Literary Disco on the Enduring Genius of Jane Austen
Julia, Tod, and Rider Talk Sense and Sensibility
Today we head back to a classic of English literature as Julia, Rider, and Tod read and discuss one of Jane Austen’s enduring novels of manners and marriage, Sense and Sensibility. Tod and Rider also give an update on their recent experiences at the AWP and Emerald City Comic Con conferences, respectively.
Rider Strong: In terms of opening the book and reading it . . . the complexity on the sentence level is really fun. You can’t speed-read this book. Most of what I read is contemporary fiction and it’s written in such an unadorned, action-oriented style, and Jane Austen is just the queen of nuance and subtle characterization. Reading between the lines, you constantly have to figure out a character’s intentions and understanding what they mean under their veneer of polite society, not only within their dialogue but also within Jane Austen’s own narration, which is difficult.
It’s like these murky sort of waters that you’re traversing, and I would regularly find myself having to re-read whole pages because I would have zoned out and lost my focus, and I had to slap myself in the face and say, “You don’t know what’s happening right now. Go back and re-read that last page.” I forced myself to do it, and I’m so glad I did because it was super pleasurable in a way that I’ve lost in my life. When I read Pride and Prejudice in college, I think my brain was more elastic and nimble, I just had to read it easily. Now I’m so conditioned to Internet reading and Twitter reading and everything is short bursts of information, I can just get the information.
So to take a step back and really listen to an authorial voice that is confusing at times and not easily holding my hand, it made me so happy. When I finished this book, I felt a sense of accomplishment that you don’t feel anymore. You know, I got you, Austen. I heard your message. It’s satisfying that it’s not easy reading. It’s like I’ve been listening to Kenny G for years, and suddenly I hear real jazz.
Julia Pistell: What’s great about this language is that there is so much to learn on how to write humor, which is something I don’t think high schoolers can absorb how funny these books are.
Tod Goldberg: When you see a movie like Four Weddings and a Funeral or Love Actually or Notting Hill—all of which are written by the same guy, Richard Curtis—there’s a scene in Love Actually where the actor Rowan Atkinson is putting together a box for someone and takes twenty minutes to put together this box . . . it is a direct descendent from Jane Austen to modern British romantic comedies starring Hugh Grant, basically. It’s a very clear line to it.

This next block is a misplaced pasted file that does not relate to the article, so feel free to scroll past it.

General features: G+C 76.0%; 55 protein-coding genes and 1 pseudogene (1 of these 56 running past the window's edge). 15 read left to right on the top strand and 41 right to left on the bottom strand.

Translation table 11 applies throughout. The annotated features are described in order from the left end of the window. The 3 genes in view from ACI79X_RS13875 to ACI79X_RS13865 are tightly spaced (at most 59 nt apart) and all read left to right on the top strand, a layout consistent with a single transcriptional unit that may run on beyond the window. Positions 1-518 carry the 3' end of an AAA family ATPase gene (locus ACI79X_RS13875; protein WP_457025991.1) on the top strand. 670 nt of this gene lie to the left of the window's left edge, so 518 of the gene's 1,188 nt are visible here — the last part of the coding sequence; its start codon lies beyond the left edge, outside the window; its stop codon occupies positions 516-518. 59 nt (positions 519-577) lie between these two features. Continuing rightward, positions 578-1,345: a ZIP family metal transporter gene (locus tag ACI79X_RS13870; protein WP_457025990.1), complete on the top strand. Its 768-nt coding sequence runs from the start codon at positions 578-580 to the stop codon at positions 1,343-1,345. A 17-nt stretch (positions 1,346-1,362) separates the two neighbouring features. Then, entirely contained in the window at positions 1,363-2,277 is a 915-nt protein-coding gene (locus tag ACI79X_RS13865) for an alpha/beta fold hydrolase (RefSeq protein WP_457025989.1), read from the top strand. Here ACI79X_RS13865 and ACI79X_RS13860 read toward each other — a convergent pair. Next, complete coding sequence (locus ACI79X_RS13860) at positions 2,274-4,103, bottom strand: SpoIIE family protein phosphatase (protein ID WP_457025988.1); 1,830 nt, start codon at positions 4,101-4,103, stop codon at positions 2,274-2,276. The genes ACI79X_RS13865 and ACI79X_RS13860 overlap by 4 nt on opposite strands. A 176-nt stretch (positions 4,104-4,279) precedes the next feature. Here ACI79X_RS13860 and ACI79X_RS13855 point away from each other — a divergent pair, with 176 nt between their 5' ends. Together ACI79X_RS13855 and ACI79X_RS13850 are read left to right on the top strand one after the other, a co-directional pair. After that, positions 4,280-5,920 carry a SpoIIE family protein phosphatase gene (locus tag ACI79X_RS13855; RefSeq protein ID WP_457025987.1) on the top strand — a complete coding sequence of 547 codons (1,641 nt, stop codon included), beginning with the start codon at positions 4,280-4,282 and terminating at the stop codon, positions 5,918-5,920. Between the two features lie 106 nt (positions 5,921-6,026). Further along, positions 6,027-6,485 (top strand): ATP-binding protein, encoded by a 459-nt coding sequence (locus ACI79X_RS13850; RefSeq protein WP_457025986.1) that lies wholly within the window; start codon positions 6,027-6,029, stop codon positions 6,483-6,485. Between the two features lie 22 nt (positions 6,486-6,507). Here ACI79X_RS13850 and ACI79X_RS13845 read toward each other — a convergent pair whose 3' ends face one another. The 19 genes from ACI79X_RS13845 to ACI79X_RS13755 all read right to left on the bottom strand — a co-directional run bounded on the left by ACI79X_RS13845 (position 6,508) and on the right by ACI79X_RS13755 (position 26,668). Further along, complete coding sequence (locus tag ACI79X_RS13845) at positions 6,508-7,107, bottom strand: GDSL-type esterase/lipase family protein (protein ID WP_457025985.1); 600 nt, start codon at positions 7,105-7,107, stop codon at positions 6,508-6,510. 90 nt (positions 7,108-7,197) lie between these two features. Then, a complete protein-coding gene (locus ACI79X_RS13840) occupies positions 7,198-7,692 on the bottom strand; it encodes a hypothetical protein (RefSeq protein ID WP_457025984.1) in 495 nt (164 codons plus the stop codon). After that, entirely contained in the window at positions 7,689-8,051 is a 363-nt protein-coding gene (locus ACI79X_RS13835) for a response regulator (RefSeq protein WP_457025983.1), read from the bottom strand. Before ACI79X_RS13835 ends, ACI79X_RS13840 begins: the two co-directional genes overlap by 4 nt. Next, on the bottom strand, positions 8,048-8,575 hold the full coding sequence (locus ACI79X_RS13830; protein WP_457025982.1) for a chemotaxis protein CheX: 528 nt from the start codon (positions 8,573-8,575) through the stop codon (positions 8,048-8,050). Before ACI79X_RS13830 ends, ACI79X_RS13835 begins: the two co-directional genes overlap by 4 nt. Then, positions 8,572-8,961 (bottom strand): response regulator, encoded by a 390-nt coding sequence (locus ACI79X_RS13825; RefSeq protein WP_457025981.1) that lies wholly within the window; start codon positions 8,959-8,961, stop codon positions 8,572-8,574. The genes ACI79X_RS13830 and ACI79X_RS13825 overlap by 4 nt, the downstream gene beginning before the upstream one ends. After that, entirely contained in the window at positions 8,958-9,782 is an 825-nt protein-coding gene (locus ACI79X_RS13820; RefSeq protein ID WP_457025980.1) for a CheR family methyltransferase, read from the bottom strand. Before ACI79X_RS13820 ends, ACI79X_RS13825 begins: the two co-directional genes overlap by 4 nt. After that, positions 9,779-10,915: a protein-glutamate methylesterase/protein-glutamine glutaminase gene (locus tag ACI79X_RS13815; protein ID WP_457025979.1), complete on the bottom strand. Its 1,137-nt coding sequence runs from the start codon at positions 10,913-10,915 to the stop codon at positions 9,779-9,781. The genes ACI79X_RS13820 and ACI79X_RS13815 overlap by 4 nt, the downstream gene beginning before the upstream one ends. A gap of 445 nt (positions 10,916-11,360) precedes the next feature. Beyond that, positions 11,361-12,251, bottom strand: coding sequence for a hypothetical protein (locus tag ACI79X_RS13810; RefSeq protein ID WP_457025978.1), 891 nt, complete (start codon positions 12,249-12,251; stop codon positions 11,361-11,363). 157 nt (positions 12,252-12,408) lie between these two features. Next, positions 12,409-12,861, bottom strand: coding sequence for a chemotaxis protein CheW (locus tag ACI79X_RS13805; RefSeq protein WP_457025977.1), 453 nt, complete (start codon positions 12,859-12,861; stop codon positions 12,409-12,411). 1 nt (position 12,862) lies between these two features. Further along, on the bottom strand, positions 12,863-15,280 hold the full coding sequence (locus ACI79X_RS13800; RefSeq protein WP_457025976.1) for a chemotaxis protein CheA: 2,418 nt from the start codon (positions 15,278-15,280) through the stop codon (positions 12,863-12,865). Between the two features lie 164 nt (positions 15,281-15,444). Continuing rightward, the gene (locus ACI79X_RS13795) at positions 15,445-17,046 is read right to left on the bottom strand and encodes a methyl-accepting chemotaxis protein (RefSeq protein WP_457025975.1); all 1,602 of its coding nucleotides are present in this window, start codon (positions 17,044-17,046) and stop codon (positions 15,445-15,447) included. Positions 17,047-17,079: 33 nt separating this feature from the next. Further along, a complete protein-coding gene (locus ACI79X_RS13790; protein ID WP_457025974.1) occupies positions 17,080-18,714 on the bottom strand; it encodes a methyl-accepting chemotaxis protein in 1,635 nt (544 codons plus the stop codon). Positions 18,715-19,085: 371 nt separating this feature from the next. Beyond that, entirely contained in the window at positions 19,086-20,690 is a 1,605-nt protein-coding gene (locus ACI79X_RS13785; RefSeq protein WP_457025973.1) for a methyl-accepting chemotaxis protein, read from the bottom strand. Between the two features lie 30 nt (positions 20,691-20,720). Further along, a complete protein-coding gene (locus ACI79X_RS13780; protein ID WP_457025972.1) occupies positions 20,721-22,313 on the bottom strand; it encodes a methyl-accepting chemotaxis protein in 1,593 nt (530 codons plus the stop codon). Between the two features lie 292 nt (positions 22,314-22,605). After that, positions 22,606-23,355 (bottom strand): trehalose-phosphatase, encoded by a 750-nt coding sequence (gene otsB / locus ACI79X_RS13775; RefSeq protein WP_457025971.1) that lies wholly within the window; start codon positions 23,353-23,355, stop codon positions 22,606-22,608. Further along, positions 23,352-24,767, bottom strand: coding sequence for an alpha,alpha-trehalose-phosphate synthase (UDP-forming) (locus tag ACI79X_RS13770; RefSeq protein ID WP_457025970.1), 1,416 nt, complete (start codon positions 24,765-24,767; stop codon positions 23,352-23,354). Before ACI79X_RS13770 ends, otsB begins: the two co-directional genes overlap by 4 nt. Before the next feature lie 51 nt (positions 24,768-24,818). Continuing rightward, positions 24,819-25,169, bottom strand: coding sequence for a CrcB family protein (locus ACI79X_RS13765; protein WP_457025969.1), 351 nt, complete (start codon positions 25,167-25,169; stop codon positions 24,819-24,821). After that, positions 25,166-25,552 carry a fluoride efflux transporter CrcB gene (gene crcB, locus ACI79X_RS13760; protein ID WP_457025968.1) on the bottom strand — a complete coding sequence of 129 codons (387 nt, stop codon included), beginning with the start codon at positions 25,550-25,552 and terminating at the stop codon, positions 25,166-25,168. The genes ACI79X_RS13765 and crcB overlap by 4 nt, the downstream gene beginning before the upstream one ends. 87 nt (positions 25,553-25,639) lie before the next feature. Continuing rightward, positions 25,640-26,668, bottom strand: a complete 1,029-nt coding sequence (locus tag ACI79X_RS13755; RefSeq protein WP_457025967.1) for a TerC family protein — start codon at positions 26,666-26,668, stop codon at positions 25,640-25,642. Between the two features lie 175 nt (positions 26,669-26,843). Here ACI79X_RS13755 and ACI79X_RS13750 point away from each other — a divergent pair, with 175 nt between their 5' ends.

Also, the thing she does with dialogue, you could never get away with it now. There are passages of dialogue that last two pages where no one is interrupted and it’s just a person talking, talking, and talking but it’s such a complex series of interchanges of emotion and conflict and character happening as one person is talking that it’s like ju-jitsu. I marveled at it because you can’t get away with it anymore. You couldn’t write like that today and get published.
RS: There’s such a thorough examination of every moment going on by the author . . . and it made me think so much of the prose that we read today, even by the most nuanced writers, is just skating the surface of events. You’re supposed to infer the depths that are going on underneath it. Often, its not there; there just isn’t depth there, and that is the problem with modern literature.
However, with this, you cannot deny how many layers there are to everything that Austen is talking about. You might miss it, but it’s there and it’s examined over and over. Every beat is discussed: there is sarcasm and irony and insinuation and insult and apology. It’s all built into the dialogue . . . I found it fascinating that the most dramatic moments happened in dialogue. It forces you to consider not necessarily the drama itself but the people that are interpreting the drama. That’s the point.
Not much actually happens that are high stakes in this book in terms of the world. We’re not talking life or death for the most part. It is extremely high stakes that it’s poverty or not for these people in a lot of cases, but it’s not that great compared to what was happening in the world at that time. What it does is it redirects your focus to what could be perceived as superficial regardless whether you think it is superficial or not, it is well thought out and so thorough and so smartly done, there is such an intelligence to the writer and that’s why these book last longer than what could be considered contemporary romance novels.
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